Tim’s family (Jerry, Susan, and Austin) greeted us in the center after the run. That night we had Mexican food on the San Antonio Riverwalk with Tim’s family where the ladies were serenaded by a Mexican band. We couldn’t help but laugh when they started singing “My Girl” to us instead of a more Hispanic song.
Day 4: Saturday
Saturday Tim, Jerry, Susan, Austin, Christy, and I rented inner tubes and floated the Guadeloupe River. For those of you who have never done this, “floating the river” is usually pretty relaxing since the river does most of the work. On the sunny Saturday afternoon we had plenty of beer, saw many turtles and passed quite a few groups singing along to country songs. When we hit the rapids, Susan got caught but Tim helped her out (at the expense of losing his shoe). Toward the end, we also got to swing into the river (which I’ll talk about more below).
Obviously, there are constant challenges in Christy’s day (ie: her leg not working, having to hop to the bathroom in the middle of the night, tripping while running, sore stump, falling, and lack of sleep due to pain). And although she might be frustrated, she doesn’t show it for long before moving on.
As roommates, Christy and I loved to be busy and loved to be around people (hence our Ice-cream Wednesday gatherings). We hardly had time to ourselves until after ACQ (Academic Call to Quarters). At 10 pm all cadets closed their doors to go to sleep while Christy and I stayed up late doing homework and handstands.
There were times throughout my trip when I realized that Christy’s life here in San Antonio has probably forced her to slow down….as much as you can slow this girl down. My trip also forced me to slow down. During the trip I caught myself wondering how I’d cope under the same circumstances. I don’t think I’d handle it with such class. “Do people ever just break down crying in the middle of the center?” I asked Christy. “No…I’ve never seen that,” she responded. Christy went on to tell me that she tries not to think about those things that might make her sad but just stays focused on getting healthy enough to leave. Her statement reminded me of the advice a fellow patient gave her when she first arrived (which is written on one of the many inspirational post-it notes she has scattered throughout her house): “Don’t for one second long for what you were, but recklessly pursue what you can become.”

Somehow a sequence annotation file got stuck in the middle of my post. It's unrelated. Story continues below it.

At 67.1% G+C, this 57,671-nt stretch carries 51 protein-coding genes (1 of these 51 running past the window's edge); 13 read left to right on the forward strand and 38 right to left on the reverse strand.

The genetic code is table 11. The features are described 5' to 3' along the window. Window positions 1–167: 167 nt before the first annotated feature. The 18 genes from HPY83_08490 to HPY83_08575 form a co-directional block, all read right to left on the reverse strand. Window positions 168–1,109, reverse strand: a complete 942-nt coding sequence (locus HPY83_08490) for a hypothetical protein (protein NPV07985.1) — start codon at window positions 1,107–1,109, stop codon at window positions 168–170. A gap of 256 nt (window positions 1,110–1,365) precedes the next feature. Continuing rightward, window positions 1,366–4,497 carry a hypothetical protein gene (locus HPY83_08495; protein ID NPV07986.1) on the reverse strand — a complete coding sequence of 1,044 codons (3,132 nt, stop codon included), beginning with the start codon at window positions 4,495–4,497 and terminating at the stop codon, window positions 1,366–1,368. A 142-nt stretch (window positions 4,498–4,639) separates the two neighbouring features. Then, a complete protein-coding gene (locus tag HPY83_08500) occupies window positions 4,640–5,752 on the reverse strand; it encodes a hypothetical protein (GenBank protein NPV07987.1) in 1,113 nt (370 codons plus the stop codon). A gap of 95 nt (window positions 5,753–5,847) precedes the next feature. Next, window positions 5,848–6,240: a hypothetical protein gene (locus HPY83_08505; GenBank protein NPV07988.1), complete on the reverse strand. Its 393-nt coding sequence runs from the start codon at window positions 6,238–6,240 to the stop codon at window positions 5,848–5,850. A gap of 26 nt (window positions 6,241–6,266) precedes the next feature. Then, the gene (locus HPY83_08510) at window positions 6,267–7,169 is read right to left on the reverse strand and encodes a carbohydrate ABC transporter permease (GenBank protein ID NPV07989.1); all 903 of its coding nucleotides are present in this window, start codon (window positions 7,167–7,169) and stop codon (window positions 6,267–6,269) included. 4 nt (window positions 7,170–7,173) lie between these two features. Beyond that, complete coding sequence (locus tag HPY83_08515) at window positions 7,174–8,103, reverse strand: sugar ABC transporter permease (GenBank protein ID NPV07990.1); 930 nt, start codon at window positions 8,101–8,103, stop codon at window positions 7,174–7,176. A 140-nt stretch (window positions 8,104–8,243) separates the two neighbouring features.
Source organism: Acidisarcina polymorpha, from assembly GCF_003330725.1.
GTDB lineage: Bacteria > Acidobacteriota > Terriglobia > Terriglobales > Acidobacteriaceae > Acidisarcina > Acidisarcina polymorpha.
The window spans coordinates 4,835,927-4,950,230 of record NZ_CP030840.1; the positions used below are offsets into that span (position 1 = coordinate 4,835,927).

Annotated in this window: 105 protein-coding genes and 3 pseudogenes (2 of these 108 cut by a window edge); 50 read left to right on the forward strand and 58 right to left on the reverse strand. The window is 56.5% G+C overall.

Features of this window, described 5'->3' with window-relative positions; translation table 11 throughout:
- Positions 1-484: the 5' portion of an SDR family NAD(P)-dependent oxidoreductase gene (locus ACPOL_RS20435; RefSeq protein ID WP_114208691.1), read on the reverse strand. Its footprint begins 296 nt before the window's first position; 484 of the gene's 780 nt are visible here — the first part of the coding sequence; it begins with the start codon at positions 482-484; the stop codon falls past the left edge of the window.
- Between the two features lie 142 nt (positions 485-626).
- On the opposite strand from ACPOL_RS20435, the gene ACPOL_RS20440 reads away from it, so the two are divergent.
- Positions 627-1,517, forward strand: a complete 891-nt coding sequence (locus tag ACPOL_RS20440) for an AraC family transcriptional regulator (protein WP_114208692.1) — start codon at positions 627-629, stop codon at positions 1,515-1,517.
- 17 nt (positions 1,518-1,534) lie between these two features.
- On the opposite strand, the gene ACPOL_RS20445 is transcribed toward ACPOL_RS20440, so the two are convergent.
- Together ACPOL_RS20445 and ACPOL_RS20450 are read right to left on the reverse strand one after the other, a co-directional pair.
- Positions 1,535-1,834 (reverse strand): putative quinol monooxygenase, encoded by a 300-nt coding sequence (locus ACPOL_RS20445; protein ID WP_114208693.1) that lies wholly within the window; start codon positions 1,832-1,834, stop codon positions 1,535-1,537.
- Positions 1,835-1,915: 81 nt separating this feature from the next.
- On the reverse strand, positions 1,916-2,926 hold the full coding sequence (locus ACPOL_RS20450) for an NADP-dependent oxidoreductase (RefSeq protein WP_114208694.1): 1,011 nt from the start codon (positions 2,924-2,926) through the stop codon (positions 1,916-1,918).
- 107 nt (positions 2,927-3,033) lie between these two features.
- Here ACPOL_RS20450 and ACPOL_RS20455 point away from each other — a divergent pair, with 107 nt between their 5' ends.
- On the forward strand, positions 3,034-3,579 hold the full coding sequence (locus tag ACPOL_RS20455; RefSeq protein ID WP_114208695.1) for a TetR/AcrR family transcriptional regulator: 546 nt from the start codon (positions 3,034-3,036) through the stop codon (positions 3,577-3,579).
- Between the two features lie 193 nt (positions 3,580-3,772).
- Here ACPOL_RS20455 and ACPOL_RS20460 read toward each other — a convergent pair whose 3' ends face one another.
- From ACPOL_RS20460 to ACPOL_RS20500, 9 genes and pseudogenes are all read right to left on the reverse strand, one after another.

As we floated the river, we saw a rope tied to a tree next to the river. People were swinging and jumping from the rope into the river. Naturally, Christy joined the fun. On her second jump she and Tim made a split-second decision to go at the same time (yes, on the same rope!) On the way home, Christy made some comment like she “just wants to be normal.” I had to laugh. I said, “Christy! Most people with TWO legs wouldn’t have done what you did today!” In my opinion, Christy will never be normal, not because she only has one leg, but because that’s just who she is: a crazy, fun, brave, determined, beautiful, inspiring individual.
On the way to the Guadeloupe River Saturday, Christy went into Starbucks while Tim and I got Subway. She came out and said, “Guys, I got lots of stairs in Starbucks today.” I was so confused. “Did they have a balcony or basement in that Starbucks?” I asked. With Christy’s constant focus on trying to get better at walking up stairs, I heard STAIRS (even though she meant STARES). That being said, I think she believes that sometimes the opportunities that she encounters by not hiding outweigh the insecurities she gets from the stares.
Early on in the visit, Christy told me her theory on bearing her prosthetic leg (rather than hiding it) in public. She told me that when she flys, she makes the conscious decision to wear shorts. “It’s a great conversation-starter,” she said. She explained that it also opens doors for opportunities — many leading to conversations about her foundation, (to help get prosthetics for children in need of them). Rather than being ashamed, she is finding ways to embrace her new path and run with it (literally and figuratively).
“Your results are the product of either personal focus or personal distractions. The choice is yours.”
-John Di Lemme
I think it’s clear which path Christy has chosen – that of determination and FOCUS.